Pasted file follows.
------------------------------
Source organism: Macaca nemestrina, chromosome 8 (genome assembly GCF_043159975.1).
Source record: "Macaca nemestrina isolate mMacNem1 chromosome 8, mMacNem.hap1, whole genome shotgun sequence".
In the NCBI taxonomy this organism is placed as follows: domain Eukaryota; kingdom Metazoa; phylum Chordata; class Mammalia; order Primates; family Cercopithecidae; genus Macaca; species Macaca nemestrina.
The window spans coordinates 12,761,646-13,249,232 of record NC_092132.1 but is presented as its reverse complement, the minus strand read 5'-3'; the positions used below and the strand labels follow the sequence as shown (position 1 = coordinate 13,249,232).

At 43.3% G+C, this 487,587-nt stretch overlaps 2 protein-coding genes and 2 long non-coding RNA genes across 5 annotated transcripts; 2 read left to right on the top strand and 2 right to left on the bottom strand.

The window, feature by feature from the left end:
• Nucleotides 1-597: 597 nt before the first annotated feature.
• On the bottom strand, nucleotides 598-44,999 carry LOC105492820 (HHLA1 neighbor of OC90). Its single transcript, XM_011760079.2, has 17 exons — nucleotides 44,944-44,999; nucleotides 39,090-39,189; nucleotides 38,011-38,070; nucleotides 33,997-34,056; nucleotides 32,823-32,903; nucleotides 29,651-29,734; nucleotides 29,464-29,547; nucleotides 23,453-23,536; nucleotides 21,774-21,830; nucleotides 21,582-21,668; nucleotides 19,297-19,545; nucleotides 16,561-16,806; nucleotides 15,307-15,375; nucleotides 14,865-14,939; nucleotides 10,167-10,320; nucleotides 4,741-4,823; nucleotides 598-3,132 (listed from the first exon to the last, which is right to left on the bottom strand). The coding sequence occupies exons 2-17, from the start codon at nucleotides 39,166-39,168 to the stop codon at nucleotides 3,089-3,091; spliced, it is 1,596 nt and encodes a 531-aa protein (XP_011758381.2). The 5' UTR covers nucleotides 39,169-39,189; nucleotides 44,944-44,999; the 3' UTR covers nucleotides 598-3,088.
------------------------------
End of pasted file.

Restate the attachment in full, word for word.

Source organism: Macaca nemestrina, chromosome 8 (genome assembly GCF_043159975.1).
Source record: "Macaca nemestrina isolate mMacNem1 chromosome 8, mMacNem.hap1, whole genome shotgun sequence".
In the NCBI taxonomy this organism is placed as follows: domain Eukaryota; kingdom Metazoa; phylum Chordata; class Mammalia; order Primates; family Cercopithecidae; genus Macaca; species Macaca nemestrina.
The window spans coordinates 12,761,646-13,249,232 of record NC_092132.1 but is presented as its reverse complement, the minus strand read 5'-3'; the positions used below and the strand labels follow the sequence as shown (position 1 = coordinate 13,249,232).

At 43.3% G+C, this 487,587-nt stretch overlaps 2 protein-coding genes and 2 long non-coding RNA genes across 5 annotated transcripts; 2 read left to right on the top strand and 2 right to left on the bottom strand.

The window, feature by feature from the left end:
• Nucleotides 1-597: 597 nt before the first annotated feature.
• On the bottom strand, nucleotides 598-44,999 carry LOC105492820 (HHLA1 neighbor of OC90). Its single transcript, XM_011760079.2, has 17 exons — nucleotides 44,944-44,999; nucleotides 39,090-39,189; nucleotides 38,011-38,070; nucleotides 33,997-34,056; nucleotides 32,823-32,903; nucleotides 29,651-29,734; nucleotides 29,464-29,547; nucleotides 23,453-23,536; nucleotides 21,774-21,830; nucleotides 21,582-21,668; nucleotides 19,297-19,545; nucleotides 16,561-16,806; nucleotides 15,307-15,375; nucleotides 14,865-14,939; nucleotides 10,167-10,320; nucleotides 4,741-4,823; nucleotides 598-3,132 (listed from the first exon to the last, which is right to left on the bottom strand). The coding sequence occupies exons 2-17, from the start codon at nucleotides 39,166-39,168 to the stop codon at nucleotides 3,089-3,091; spliced, it is 1,596 nt and encodes a 531-aa protein (XP_011758381.2). The 5' UTR covers nucleotides 39,169-39,189; nucleotides 44,944-44,999; the 3' UTR covers nucleotides 598-3,088.